From Kevin Roderick’s bio: "Kevin is a Contributing Writer at Los Angeles magazine, reporting mostly on politics and media. Before launching LA Observed in 2003 he was the founding Los Angeles bureau chief for the late Industry Standard magazine. Before that he spent two decades as a staff writer, line editor and senior editor at the Los Angeles Times, specializing in in-depth projects and coverage of politics, urban affairs and the state of California. He shared in two Pulitzer Prizes awarded for staff coverage of the Rodney King riots and the Northridge earthquake."
Does that mean that everyone who worked on these series (must be more than 50 people) shared in these Pulitzers? Does it mean his name is inscribed on the Pulitzers (awarded in 1993 and 1995, right?)? I don’t think you can claim a Pulitzer unless you were specifically awarded one.
When the LA Times won a Pulitzer for its coverage of the Northridge earthquake, all the stories were bylined. Kevin Roderick’s name was not on the bylines. He was an editor in the Metro section but I’m not sure they give Pulitzers for editing. It seems like a stretch to say that you shared in a Pulitzer when your name wasn’t on any of the stories awarded.
Carol Stogsdill, a former LAT editor who accepted the Pulitzer on behalf of the paper, is now Roderick’s boss at UCLA.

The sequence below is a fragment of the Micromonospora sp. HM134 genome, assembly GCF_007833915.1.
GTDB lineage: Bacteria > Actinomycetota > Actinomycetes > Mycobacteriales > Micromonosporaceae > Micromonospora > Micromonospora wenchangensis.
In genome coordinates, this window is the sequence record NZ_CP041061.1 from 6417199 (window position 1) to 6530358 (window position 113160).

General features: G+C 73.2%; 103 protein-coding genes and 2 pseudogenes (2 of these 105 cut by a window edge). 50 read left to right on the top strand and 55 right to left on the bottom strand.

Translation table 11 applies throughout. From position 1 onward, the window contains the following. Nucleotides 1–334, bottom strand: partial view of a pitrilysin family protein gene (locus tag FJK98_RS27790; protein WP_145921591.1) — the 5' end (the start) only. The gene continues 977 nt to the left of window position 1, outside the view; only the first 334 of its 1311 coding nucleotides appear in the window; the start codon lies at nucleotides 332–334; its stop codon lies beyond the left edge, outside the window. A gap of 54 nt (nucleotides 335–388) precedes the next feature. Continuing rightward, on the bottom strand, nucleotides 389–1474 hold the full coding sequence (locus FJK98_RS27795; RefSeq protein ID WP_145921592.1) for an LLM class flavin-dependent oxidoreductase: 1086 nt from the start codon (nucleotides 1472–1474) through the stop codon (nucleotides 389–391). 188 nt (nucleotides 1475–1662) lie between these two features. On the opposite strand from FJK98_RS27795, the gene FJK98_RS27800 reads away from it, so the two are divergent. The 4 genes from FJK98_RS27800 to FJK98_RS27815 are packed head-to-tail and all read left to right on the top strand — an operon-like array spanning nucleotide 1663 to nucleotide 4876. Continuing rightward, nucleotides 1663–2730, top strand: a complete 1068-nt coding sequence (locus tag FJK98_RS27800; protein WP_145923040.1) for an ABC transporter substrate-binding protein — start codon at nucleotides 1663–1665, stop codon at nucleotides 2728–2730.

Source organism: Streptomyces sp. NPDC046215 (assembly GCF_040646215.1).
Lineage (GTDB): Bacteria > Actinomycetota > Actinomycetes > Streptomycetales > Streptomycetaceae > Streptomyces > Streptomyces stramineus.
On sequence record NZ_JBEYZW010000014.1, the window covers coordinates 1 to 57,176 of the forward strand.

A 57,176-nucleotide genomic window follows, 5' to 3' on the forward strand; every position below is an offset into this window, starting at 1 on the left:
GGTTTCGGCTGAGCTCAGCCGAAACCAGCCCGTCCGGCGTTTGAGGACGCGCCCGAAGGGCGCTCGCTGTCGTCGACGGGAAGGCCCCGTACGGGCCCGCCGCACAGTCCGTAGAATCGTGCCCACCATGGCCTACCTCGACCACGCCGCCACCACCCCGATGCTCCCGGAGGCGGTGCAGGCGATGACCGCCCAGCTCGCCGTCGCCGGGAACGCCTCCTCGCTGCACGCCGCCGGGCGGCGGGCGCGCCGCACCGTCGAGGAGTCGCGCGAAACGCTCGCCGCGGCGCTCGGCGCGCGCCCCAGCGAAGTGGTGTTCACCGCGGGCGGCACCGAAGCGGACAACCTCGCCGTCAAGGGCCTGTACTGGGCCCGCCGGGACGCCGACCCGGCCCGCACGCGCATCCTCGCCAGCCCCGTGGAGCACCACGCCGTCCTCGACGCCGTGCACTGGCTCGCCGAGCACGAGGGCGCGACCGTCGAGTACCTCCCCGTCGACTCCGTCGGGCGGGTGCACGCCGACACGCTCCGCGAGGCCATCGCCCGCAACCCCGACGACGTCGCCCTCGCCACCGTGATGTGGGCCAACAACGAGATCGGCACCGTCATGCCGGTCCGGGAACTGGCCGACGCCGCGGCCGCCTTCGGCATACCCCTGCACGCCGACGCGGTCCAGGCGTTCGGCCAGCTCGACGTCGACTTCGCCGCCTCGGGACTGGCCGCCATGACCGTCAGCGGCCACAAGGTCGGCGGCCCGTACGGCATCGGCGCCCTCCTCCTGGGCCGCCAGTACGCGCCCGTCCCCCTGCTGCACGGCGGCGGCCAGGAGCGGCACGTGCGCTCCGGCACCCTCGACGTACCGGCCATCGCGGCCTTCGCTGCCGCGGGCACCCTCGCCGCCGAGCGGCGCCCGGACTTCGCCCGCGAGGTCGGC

Luke: "Which members of the media have taken greatest exception to your writing on them?"
Cathy: "Robert Scheer is still resentful and he refers to me as evil. There was a funny time when I called up Noel Greenwood, an old City editor at the LA Times. I had to ask him if he did have an affair with Carol Stogsdill, the really mean sub-editor that everybody hated and was the then-ranking woman at the Times."
Luke: "That’s a horrible question to have to ask."
Cathy agrees. "I was very dutiful. I call him up. ‘I’m sorry I have to ask you this but…’ He replies, ‘Hahaha, that’s none of your business.’ I say, ‘That’s fair enough. I just had to ask you.’ And I’m about to say goodbye, when he says, ‘And I don’t respect your work.’ Click.
"That’s one advantage that calling people has over email. You’d much rather email people that question but if you don’t call them, you don’t hear their voice. I confirmed that he’s pompous and insufferable, which couldn’t have been done through email. Noel was angry."
Last week, Kevin Roderick called duped LAT reporter Chuck "Philips, a Pulitzer Prize-winning investigative reporter."
Eric Longabardi pointed out to me that Philips won a Pulitzer for beat reporting, not investigative reporting.